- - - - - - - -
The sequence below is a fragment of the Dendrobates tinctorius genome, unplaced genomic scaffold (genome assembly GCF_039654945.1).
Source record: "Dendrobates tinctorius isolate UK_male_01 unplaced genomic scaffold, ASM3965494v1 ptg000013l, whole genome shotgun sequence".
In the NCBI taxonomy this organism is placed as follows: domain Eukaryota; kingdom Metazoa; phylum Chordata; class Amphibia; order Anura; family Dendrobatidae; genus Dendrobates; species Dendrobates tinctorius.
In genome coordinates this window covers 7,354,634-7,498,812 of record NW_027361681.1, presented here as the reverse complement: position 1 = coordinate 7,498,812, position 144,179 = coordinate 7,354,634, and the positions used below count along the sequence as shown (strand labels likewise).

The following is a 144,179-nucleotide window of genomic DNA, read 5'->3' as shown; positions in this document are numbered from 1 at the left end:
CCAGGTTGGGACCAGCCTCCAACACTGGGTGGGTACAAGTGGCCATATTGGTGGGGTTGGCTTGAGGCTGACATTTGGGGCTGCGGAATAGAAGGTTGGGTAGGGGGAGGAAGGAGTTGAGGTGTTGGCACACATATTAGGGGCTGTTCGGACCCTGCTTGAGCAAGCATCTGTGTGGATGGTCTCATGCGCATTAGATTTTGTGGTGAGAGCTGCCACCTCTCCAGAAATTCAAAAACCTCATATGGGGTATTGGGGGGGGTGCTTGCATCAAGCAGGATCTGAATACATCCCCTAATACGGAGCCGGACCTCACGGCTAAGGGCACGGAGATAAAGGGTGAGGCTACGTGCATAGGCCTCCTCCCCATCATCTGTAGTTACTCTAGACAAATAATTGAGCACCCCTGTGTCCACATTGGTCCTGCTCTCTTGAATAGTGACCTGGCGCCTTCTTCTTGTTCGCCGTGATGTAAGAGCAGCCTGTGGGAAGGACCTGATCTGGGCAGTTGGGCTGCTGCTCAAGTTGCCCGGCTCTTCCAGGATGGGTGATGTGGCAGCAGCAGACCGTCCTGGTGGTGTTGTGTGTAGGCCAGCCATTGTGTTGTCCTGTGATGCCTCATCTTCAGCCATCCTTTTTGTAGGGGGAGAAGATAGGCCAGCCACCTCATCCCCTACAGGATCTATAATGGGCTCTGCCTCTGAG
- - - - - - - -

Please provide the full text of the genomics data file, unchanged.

The sequence below is a fragment of the Dendrobates tinctorius genome, unplaced genomic scaffold (genome assembly GCF_039654945.1).
Source record: "Dendrobates tinctorius isolate UK_male_01 unplaced genomic scaffold, ASM3965494v1 ptg000013l, whole genome shotgun sequence".
In the NCBI taxonomy this organism is placed as follows: domain Eukaryota; kingdom Metazoa; phylum Chordata; class Amphibia; order Anura; family Dendrobatidae; genus Dendrobates; species Dendrobates tinctorius.
In genome coordinates this window covers 7,354,634-7,498,812 of record NW_027361681.1, presented here as the reverse complement: position 1 = coordinate 7,498,812, position 144,179 = coordinate 7,354,634, and the positions used below count along the sequence as shown (strand labels likewise).

The following is a 144,179-nucleotide window of genomic DNA, read 5'->3' as shown; positions in this document are numbered from 1 at the left end:
CCAGGTTGGGACCAGCCTCCAACACTGGGTGGGTACAAGTGGCCATATTGGTGGGGTTGGCTTGAGGCTGACATTTGGGGCTGCGGAATAGAAGGTTGGGTAGGGGGAGGAAGGAGTTGAGGTGTTGGCACACATATTAGGGGCTGTTCGGACCCTGCTTGAGCAAGCATCTGTGTGGATGGTCTCATGCGCATTAGATTTTGTGGTGAGAGCTGCCACCTCTCCAGAAATTCAAAAACCTCATATGGGGTATTGGGGGGGGTGCTTGCATCAAGCAGGATCTGAATACATCCCCTAATACGGAGCCGGACCTCACGGCTAAGGGCACGGAGATAAAGGGTGAGGCTACGTGCATAGGCCTCCTCCCCATCATCTGTAGTTACTCTAGACAAATAATTGAGCACCCCTGTGTCCACATTGGTCCTGCTCTCTTGAATAGTGACCTGGCGCCTTCTTCTTGTTCGCCGTGATGTAAGAGCAGCCTGTGGGAAGGACCTGATCTGGGCAGTTGGGCTGCTGCTCAAGTTGCCCGGCTCTTCCAGGATGGGTGATGTGGCAGCAGCAGACCGTCCTGGTGGTGTTGTGTGTAGGCCAGCCATTGTGTTGTCCTGTGATGCCTCATCTTCAGCCATCCTTTTTGTAGGGGGAGAAGATAGGCCAGCCACCTCATCCCCTACAGGATCTATAATGGGCTCTGCCTCTGAG